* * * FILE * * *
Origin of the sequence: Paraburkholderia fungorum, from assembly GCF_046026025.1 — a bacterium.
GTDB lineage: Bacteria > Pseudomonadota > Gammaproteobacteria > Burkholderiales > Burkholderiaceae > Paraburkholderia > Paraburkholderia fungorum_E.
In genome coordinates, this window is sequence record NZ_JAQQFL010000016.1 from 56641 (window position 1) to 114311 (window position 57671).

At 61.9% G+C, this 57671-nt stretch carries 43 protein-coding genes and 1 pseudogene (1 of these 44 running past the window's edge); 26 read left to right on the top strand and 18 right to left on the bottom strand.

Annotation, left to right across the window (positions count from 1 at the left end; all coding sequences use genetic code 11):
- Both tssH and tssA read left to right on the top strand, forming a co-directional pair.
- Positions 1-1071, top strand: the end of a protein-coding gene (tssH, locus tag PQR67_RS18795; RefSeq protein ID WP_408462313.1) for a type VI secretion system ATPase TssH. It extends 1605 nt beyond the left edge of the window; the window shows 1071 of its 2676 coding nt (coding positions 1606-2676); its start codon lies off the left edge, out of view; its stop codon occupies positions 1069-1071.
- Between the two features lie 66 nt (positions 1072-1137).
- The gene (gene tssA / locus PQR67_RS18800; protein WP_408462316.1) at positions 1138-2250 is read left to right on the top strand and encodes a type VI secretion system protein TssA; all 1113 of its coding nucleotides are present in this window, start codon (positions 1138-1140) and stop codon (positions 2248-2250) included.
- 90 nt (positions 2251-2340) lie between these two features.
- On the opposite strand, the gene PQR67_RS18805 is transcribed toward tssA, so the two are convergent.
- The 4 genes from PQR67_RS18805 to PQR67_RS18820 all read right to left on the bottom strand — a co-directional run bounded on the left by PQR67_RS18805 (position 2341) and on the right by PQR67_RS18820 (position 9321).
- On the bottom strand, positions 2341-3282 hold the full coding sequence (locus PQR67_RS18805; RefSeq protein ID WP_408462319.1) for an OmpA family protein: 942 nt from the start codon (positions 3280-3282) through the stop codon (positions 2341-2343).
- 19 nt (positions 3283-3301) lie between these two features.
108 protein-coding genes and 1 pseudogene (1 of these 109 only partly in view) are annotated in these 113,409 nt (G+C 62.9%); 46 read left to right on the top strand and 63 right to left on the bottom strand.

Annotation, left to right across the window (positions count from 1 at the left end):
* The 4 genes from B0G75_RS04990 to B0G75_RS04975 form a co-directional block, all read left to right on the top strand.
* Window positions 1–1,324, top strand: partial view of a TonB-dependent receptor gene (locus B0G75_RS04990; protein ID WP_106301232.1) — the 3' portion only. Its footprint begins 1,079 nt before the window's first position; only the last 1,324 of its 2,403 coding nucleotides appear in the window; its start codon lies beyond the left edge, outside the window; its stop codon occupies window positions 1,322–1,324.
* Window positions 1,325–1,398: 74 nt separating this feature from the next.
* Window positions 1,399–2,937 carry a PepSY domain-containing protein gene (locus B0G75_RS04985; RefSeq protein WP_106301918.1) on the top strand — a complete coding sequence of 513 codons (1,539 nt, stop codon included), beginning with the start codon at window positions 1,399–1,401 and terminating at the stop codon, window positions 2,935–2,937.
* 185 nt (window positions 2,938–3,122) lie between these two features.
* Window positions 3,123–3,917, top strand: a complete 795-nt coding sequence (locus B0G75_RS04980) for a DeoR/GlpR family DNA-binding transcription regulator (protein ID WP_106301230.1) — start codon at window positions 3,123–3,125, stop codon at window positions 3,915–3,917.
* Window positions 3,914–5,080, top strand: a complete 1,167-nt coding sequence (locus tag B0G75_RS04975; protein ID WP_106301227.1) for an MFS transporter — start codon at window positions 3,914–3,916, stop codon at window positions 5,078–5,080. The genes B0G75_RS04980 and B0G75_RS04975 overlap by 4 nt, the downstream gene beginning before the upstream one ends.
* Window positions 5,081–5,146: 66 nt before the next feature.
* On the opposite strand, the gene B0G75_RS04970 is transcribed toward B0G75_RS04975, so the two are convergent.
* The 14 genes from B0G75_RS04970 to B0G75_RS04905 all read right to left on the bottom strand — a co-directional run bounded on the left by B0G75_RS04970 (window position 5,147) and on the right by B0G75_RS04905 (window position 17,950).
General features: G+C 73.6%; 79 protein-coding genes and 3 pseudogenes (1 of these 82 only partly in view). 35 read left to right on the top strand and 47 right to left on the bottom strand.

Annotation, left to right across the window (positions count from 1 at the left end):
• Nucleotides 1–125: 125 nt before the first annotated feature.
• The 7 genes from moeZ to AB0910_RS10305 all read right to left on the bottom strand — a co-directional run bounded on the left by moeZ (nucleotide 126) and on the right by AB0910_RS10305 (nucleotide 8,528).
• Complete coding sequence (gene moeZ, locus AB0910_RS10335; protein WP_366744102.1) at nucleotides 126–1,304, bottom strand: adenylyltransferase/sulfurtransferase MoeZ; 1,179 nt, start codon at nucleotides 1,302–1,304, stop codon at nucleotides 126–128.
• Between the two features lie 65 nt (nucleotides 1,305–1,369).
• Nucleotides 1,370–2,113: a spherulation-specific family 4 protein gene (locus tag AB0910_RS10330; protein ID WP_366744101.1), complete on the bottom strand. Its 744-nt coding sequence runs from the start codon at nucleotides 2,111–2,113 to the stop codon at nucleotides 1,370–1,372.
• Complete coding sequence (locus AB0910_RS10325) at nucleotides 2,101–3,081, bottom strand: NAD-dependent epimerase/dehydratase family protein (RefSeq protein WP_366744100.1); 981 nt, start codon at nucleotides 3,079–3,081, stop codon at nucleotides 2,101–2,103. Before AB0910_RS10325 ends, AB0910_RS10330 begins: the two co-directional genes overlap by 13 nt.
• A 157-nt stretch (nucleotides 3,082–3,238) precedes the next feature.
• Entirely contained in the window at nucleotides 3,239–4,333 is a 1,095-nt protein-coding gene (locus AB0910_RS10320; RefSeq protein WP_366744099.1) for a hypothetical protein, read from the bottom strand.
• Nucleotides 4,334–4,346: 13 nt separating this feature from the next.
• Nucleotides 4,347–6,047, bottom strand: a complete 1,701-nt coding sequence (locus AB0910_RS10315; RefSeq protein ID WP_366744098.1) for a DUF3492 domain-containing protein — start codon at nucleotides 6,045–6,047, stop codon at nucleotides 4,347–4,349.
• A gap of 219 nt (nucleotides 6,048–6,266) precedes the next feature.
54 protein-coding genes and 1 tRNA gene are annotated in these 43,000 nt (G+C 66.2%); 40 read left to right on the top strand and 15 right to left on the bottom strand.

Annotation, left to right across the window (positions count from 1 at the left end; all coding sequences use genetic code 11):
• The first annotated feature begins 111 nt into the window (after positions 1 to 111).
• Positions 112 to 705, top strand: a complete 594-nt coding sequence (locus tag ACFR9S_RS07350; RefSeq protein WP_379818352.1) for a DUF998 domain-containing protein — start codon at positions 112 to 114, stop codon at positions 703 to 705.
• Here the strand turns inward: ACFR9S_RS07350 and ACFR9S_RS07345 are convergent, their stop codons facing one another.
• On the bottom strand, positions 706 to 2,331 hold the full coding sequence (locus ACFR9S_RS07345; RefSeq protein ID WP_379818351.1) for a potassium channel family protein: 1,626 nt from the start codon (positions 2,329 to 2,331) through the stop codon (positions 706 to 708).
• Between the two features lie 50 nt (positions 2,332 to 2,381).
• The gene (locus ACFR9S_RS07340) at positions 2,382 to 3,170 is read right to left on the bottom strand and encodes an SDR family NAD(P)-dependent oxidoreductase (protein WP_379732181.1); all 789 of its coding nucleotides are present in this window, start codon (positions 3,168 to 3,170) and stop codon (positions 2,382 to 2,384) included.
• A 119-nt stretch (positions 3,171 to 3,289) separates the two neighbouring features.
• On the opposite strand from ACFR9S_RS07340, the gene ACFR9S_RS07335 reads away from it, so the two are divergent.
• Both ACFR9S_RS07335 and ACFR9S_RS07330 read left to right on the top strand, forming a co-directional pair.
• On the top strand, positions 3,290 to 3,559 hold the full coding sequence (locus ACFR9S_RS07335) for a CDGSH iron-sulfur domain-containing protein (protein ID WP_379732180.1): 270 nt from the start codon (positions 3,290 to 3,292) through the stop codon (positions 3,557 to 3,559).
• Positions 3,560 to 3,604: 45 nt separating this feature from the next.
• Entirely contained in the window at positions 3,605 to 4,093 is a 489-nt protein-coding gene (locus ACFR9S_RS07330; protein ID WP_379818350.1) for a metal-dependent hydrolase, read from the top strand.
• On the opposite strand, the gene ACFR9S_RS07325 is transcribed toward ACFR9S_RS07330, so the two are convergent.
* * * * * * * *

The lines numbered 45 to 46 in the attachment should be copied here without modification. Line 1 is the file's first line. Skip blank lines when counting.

• On the bottom strand, positions 706 to 2,331 hold the full coding sequence (locus ACFR9S_RS07345; RefSeq protein ID WP_379818351.1) for a potassium channel family protein: 1,626 nt from the start codon (positions 2,329 to 2,331) through the stop codon (positions 706 to 708).
• Between the two features lie 50 nt (positions 2,332 to 2,381).